It sometimes happens that people get so involved with disputing the relative merits of different ways of doing something that the omit to ask whether the thing should be done at all. A case in point is the argument about whether a Westminster or Holyrood election should be used as a de facto referendum. Actually, it’s not much of a dispute. If there is to be a de facto ‘independence’ referendum then it is clearly better that this be a Scottish Parliament election. The franchise argument should clinch the matter even if nothing else does. The only thing Nicola Sturgeon’s choice of using a UK general election has going for it is the fact that it will come sooner than the next Holyrood election in 2026. And given the fact that there has been no planning or preparation for the proposed plebiscitary election, coming sooner may not be an advantage at all.
As has so often been the case, the proposal to use the next UK general election as an ersatz ‘independence’ referendum has all the hallmarks of an idea conjured from desperation, if not panic. An impression enhanced by the fact that the de facto referendum idea was ‘Plan B’ to the referral of the draft Referendum Bill to the UK Supreme Court (UKSC) ─ an act which amply demonstrated the dearth of strategic thinking going on in the SNP leadership.
Before proceeding any further, I should perhaps explain why I use single quotes when writing ‘independence’ referendum. The reason is that neither the referendum that was unsurprisingly slapped down by the UKSC nor the ‘Plan B’ de facto referendum are actually about independence. As was made very clear by the First Minister and others, the proposed referendum cannot lead to the restoration of Scotland’s independence. A Yes vote rather than being a vote for independence is merely a vote for yet another Section 30 request. In no meaningful sense is it an ‘independence’ referendum.
The SNP loyalists are, of course, in denial about this fact. Either that or they are perfectly aware the the proposed referendum is no more than a glorified opinion poll but are determined to deceive as many people as possible. Even many of those who see the pretendy referendum for what it is nonetheless seek to rationalise it with the argument that ‘every little helps’. That a Yes vote, even in a fake referendum, still aids Scotland’s cause in some unexplained way. Or there’s the argument that even if it does no good, at least it does no harm. This is just wrong.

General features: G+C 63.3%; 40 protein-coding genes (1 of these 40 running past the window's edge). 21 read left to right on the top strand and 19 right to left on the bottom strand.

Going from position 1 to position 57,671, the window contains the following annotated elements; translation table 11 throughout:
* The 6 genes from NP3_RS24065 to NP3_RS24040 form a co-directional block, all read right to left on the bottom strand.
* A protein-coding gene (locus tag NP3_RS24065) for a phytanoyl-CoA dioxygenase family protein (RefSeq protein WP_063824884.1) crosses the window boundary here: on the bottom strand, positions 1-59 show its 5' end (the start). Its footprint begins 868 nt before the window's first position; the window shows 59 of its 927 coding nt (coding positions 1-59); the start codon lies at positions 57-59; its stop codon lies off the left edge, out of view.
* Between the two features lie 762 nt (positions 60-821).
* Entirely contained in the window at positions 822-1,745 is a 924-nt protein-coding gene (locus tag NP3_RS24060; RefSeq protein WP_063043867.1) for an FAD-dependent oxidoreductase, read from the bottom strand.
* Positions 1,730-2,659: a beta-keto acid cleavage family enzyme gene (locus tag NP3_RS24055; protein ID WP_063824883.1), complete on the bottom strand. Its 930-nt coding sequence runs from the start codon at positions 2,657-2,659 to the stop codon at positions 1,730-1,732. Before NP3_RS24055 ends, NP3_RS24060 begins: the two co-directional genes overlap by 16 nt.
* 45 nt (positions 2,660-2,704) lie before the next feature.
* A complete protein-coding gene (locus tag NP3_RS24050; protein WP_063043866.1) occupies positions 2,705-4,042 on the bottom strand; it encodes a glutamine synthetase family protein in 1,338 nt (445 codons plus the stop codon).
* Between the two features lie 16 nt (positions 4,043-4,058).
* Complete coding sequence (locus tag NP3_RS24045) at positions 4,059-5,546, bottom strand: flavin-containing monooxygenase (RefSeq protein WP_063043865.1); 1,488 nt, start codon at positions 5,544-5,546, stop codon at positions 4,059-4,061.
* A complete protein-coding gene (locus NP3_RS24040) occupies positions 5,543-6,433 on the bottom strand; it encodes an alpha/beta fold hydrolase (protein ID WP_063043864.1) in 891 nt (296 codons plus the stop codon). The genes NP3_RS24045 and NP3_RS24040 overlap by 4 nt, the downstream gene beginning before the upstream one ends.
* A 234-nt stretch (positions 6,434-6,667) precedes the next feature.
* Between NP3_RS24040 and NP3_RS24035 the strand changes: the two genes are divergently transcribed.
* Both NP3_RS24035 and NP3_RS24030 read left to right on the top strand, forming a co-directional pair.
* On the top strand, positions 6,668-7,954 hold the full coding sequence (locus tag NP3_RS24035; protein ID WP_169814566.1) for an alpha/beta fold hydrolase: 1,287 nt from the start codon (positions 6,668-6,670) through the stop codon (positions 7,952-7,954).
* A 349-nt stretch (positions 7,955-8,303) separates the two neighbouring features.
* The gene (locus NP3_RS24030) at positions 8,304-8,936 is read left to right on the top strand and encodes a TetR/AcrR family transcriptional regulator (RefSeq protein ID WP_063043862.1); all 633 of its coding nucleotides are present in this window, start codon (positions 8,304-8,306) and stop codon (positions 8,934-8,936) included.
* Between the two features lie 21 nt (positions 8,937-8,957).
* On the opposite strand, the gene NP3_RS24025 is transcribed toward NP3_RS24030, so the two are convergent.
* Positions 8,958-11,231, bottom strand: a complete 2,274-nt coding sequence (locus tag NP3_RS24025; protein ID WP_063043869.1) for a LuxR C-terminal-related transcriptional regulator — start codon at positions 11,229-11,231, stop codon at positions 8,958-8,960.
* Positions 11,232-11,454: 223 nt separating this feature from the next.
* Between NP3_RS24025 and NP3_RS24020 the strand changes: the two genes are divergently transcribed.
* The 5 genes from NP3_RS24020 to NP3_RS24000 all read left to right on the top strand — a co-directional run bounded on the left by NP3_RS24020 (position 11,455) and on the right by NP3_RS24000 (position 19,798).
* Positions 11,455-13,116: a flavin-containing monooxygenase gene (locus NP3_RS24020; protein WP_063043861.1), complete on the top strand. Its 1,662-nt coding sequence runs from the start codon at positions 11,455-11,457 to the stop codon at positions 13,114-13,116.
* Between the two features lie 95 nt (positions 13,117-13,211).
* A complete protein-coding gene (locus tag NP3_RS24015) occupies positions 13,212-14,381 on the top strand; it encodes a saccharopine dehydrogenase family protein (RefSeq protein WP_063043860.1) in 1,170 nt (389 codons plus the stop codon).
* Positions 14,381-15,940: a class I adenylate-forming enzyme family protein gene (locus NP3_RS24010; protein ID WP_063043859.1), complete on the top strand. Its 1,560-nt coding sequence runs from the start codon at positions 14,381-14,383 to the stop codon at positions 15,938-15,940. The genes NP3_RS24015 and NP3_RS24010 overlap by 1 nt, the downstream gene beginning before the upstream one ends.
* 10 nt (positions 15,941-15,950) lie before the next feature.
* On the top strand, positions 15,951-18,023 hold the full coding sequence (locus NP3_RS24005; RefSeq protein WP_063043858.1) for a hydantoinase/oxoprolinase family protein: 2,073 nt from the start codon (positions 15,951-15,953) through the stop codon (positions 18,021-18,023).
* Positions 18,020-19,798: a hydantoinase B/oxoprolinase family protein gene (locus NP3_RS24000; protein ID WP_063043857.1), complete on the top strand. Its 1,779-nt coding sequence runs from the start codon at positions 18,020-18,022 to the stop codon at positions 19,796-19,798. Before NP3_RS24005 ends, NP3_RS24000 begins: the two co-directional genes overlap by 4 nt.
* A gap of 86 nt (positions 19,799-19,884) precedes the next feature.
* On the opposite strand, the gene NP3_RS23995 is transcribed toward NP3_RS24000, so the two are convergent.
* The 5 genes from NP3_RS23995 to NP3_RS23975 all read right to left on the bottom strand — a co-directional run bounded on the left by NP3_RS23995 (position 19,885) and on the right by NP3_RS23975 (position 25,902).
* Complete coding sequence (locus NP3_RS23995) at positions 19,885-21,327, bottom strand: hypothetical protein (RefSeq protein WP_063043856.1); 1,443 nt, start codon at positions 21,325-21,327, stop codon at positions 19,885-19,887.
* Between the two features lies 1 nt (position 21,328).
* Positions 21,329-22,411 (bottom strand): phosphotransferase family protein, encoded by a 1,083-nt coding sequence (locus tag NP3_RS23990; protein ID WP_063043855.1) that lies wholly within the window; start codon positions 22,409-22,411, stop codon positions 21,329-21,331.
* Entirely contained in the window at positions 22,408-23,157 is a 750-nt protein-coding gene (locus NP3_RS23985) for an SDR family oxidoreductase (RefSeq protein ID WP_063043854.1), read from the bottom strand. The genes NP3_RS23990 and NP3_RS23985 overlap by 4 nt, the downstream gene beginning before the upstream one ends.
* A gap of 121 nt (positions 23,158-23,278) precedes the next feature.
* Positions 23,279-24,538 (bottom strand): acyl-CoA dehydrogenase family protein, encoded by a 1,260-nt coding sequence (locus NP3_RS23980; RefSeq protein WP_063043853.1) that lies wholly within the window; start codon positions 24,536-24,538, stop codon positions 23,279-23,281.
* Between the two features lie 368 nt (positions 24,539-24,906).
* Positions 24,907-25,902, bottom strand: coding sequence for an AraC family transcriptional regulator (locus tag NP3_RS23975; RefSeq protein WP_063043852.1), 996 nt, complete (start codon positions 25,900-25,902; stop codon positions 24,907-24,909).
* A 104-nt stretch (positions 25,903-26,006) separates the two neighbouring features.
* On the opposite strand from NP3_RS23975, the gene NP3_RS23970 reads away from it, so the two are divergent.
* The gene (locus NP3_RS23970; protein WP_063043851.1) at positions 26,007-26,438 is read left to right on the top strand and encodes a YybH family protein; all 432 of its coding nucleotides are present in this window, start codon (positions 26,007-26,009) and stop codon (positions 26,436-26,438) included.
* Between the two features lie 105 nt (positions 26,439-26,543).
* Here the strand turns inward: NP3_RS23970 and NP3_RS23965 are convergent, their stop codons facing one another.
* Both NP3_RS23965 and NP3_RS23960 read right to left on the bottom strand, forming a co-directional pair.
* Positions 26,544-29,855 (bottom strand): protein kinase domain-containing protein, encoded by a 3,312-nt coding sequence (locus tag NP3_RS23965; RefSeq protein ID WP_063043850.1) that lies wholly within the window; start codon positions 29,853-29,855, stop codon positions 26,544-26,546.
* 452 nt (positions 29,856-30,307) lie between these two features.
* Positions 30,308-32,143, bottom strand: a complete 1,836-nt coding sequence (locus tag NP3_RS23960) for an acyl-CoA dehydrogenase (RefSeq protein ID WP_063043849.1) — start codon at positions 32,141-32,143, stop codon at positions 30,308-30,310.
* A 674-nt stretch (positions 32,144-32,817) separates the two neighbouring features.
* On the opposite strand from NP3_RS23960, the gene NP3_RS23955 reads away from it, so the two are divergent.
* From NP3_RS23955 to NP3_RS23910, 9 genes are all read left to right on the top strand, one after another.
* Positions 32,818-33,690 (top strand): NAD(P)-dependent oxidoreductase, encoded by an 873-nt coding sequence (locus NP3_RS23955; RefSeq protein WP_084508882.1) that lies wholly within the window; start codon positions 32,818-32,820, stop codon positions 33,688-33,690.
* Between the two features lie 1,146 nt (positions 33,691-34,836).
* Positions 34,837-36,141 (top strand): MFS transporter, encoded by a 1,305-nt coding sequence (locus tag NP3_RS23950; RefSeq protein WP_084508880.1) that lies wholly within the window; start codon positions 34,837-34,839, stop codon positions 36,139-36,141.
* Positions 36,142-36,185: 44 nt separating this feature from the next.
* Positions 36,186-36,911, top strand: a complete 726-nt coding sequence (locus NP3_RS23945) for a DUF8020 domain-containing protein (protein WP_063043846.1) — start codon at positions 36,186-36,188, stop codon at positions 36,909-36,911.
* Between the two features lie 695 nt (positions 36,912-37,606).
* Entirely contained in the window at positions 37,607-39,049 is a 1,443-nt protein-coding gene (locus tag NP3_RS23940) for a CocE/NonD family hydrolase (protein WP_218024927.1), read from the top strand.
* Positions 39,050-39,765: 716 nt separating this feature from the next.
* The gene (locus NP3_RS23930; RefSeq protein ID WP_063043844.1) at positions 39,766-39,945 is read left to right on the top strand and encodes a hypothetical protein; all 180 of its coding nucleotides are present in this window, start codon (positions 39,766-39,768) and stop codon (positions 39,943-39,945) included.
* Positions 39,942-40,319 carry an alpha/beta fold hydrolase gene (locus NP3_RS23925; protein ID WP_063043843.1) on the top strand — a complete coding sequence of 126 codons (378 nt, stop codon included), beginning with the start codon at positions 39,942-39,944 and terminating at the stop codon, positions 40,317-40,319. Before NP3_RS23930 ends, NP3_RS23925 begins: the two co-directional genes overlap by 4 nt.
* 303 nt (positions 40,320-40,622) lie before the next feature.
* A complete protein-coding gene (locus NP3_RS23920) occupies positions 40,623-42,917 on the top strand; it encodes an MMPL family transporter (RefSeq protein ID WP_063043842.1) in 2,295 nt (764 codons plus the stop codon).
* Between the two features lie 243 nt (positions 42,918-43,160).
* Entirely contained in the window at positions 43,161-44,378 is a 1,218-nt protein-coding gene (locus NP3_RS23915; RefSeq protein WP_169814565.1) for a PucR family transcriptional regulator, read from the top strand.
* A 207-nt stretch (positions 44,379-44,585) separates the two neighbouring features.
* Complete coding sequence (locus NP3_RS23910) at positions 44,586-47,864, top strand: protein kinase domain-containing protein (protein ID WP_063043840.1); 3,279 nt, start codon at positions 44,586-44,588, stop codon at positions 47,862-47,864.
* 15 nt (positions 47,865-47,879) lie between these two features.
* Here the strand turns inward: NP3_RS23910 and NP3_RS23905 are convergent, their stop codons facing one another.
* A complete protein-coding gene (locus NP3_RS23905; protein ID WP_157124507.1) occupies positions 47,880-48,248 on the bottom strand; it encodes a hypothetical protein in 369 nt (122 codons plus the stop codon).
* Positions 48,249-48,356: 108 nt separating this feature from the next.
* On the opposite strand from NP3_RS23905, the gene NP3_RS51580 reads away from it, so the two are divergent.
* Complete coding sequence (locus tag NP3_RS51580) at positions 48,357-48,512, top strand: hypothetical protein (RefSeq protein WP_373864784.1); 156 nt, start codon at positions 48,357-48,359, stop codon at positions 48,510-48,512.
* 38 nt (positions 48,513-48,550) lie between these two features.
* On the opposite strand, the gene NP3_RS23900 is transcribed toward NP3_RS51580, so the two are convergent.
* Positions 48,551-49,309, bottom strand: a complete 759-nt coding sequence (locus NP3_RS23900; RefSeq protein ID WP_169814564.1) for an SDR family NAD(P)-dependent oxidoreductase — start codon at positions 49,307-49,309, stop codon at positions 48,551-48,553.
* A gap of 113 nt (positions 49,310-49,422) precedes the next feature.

I have frequently pointed out that there is no route to independence which does not pass through a point at which there is direct and all but certainly acrimonious confrontation with the British state. Confrontation in which the British state obviously has obvious advantages. The only significant advantage Scotland has is ability to choose the issue on which the confrontation takes place. We get to choose the ground on which the battle is fought. It seems to go without saying that Nicola Sturgeon is busy squandering this advantage.
When the draft Referendum Bill was referred to the UKSC, this was the Scottish Government inviting confrontation on that issue. This was a battle the Scottish Government was almost certain to lose. And a battle in which victory was, in any case, meaningless. There was absolutely no rational reason for doing this. There was absolutely no strategic thinking involved in the decision to do this. This was no more that Surgeon flailing around in a panic when faced with the need to do something ─ or appear to do something. The de facto referendum nonsense was tacked on after it was realised that the referral was likely to fail. But the de facto referendum is the same referendum as was proposed in the draft Referendum Bill trying to piggy-back on an election. Instead of being a pretendy referendum that at least looks like a referendum it is a pretendy referendum that doesn’t look anything like a referendum. Am I supposed to get excited about this?